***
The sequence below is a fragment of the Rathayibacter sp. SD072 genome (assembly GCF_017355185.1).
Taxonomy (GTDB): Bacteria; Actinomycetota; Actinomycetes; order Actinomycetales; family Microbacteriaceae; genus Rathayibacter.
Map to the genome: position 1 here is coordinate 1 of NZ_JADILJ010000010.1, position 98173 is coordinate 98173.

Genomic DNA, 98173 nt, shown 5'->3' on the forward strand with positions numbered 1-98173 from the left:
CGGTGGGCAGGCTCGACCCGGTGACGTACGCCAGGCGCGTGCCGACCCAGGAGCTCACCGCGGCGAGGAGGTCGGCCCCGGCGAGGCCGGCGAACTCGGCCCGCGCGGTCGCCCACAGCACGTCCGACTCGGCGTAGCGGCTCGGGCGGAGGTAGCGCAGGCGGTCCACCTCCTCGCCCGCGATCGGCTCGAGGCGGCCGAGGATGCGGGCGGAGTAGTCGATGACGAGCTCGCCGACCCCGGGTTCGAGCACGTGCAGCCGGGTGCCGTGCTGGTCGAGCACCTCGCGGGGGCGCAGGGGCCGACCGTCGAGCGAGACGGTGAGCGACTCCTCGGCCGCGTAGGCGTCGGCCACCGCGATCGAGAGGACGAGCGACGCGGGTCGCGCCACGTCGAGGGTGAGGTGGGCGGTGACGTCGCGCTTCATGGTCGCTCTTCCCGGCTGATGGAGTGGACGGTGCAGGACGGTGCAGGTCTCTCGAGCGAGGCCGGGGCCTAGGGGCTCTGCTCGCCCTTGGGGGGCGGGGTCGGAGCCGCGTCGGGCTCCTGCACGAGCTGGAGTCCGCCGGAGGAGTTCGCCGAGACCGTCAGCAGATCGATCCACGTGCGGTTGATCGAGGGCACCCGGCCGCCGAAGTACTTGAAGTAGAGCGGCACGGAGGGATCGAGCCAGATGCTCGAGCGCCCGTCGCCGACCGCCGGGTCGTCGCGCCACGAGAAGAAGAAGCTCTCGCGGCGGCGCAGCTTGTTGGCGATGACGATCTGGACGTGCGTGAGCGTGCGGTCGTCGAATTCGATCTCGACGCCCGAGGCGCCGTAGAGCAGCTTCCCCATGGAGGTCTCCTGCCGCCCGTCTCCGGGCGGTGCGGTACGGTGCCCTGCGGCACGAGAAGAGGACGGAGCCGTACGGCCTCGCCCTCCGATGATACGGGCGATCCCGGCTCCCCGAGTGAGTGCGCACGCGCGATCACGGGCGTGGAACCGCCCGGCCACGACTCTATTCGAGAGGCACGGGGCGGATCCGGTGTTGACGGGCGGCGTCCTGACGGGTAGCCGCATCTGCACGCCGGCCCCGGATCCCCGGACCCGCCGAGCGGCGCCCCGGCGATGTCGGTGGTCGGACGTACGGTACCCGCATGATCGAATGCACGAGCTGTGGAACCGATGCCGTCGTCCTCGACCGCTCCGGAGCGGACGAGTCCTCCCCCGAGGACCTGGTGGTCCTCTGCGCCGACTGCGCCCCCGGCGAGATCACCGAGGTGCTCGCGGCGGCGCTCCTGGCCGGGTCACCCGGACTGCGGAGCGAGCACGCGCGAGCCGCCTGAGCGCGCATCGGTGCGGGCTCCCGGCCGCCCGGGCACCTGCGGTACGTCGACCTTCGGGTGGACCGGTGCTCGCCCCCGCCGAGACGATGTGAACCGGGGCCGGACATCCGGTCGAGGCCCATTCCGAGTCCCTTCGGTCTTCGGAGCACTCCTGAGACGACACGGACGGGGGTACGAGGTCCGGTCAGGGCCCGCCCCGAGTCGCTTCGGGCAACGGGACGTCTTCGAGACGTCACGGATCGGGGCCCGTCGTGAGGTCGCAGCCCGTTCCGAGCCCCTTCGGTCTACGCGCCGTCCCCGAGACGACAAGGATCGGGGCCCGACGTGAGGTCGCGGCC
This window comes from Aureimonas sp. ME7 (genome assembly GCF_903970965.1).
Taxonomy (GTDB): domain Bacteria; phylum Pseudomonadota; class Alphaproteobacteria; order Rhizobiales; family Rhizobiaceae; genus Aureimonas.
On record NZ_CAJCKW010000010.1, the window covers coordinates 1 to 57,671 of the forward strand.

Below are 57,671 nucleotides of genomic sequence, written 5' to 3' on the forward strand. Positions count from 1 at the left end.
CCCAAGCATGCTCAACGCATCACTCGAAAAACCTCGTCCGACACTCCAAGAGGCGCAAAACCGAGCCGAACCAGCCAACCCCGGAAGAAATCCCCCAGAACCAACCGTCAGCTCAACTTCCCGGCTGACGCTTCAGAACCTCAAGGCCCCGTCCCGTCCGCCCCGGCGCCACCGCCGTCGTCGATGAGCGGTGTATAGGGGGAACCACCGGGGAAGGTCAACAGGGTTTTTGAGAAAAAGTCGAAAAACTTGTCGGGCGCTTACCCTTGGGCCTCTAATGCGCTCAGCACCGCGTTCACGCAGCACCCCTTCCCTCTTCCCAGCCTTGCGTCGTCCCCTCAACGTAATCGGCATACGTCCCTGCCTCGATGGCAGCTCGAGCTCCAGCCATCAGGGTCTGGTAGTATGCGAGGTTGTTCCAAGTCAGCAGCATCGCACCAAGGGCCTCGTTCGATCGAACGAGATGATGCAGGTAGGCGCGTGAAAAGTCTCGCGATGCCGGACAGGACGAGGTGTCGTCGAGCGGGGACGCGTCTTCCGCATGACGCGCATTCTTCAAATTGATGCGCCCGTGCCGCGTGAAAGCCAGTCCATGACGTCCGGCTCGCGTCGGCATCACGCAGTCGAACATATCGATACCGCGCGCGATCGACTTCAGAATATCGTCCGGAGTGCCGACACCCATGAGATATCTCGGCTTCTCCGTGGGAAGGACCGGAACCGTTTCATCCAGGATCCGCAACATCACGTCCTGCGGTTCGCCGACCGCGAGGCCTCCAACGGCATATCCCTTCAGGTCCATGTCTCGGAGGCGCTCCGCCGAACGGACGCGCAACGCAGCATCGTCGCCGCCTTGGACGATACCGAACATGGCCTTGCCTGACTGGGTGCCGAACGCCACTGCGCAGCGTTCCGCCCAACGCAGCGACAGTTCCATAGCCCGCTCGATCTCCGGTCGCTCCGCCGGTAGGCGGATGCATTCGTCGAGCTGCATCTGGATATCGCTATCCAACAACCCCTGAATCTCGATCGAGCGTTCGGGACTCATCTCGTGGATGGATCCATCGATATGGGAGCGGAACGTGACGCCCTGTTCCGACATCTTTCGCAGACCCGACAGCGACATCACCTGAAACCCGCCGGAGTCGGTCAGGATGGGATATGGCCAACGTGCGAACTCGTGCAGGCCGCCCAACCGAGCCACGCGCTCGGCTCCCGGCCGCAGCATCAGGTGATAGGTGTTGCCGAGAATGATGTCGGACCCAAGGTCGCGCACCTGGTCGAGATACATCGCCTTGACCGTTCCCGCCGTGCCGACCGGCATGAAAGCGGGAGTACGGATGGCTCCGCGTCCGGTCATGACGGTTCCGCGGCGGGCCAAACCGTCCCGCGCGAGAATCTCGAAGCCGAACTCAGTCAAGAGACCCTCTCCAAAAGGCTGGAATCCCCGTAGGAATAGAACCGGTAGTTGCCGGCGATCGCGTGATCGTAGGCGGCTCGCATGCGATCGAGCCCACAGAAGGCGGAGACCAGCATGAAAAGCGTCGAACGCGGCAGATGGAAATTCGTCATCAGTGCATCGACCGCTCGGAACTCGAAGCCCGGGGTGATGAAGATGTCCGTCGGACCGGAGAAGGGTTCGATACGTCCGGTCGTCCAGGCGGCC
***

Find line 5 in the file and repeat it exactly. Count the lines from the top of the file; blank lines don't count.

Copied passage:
CGGTGGGCAGGCTCGACCCGGTGACGTACGCCAGGCGCGTGCCGACCCAGGAGCTCACCGCGGCGAGGAGGTCGGCCCCGGCGAGGCCGGCGAACTCGGCCCGCGCGGTCGCCCACAGCACGTCCGACTCGGCGTAGCGGCTCGGGCGGAGGTAGCGCAGGCGGTCCACCTCCTCGCCCGCGATCGGCTCGAGGCGGCCGAGGATGCGGGCGGAGTAGTCGATGACGAGCTCGCCGACCCCGGGTTCGAGCACGTGCAGCCGGGTGCCGTGCTGGTCGAGCACCTCGCGGGGGCGCAGGGGCCGACCGTCGAGCGAGACGGTGAGCGACTCCTCGGCCGCGTAGGCGTCGGCCACCGCGATCGAGAGGACGAGCGACGCGGGTCGCGCCACGTCGAGGGTGAGGTGGGCGGTGACGTCGCGCTTCATGGTCGCTCTTCCCGGCTGATGGAGTGGACGGTGCAGGACGGTGCAGGTCTCTCGAGCGAGGCCGGGGCCTAGGGGCTCTGCTCGCCCTTGGGGGGCGGGGTCGGAGCCGCGTCGGGCTCCTGCACGAGCTGGAGTCCGCCGGAGGAGTTCGCCGAGACCGTCAGCAGATCGATCCACGTGCGGTTGATCGAGGGCACCCGGCCGCCGAAGTACTTGAAGTAGAGCGGCACGGAGGGATCGAGCCAGATGCTCGAGCGCCCGTCGCCGACCGCCGGGTCGTCGCGCCACGAGAAGAAGAAGCTCTCGCGGCGGCGCAGCTTGTTGGCGATGACGATCTGGACGTGCGTGAGCGTGCGGTCGTCGAATTCGATCTCGACGCCCGAGGCGCCGTAGAGCAGCTTCCCCATGGAGGTCTCCTGCCGCCCGTCTCCGGGCGGTGCGGTACGGTGCCCTGCGGCACGAGAAGAGGACGGAGCCGTACGGCCTCGCCCTCCGATGATACGGGCGATCCCGGCTCCCCGAGTGAGTGCGCACGCGCGATCACGGGCGTGGAACCGCCCGGCCACGACTCTATTCGAGAGGCACGGGGCGGATCCGGTGTTGACGGGCGGCGTCCTGACGGGTAGCCGCATCTGCACGCCGGCCCCGGATCCCCGGACCCGCCGAGCGGCGCCCCGGCGATGTCGGTGGTCGGACGTACGGTACCCGCATGATCGAATGCACGAGCTGTGGAACCGATGCCGTCGTCCTCGACCGCTCCGGAGCGGACGAGTCCTCCCCCGAGGACCTGGTGGTCCTCTGCGCCGACTGCGCCCCCGGCGAGATCACCGAGGTGCTCGCGGCGGCGCTCCTGGCCGGGTCACCCGGACTGCGGAGCGAGCACGCGCGAGCCGCCTGAGCGCGCATCGGTGCGGGCTCCCGGCCGCCCGGGCACCTGCGGTACGTCGACCTTCGGGTGGACCGGTGCTCGCCCCCGCCGAGACGATGTGAACCGGGGCCGGACATCCGGTCGAGGCCCATTCCGAGTCCCTTCGGTCTTCGGAGCACTCCTGAGACGACACGGACGGGGGTACGAGGTCCGGTCAGGGCCCGCCCCGAGTCGCTTCGGGCAACGGGACGTCTTCGAGACGTCACGGATCGGGGCCCGTCGTGAGGTCGCAGCCCGTTCCGAGCCCCTTCGGTCTACGCGCCGTCCCCGAGACGACAAGGATCGGGGCCCGACGTGAGGTCGCGGCC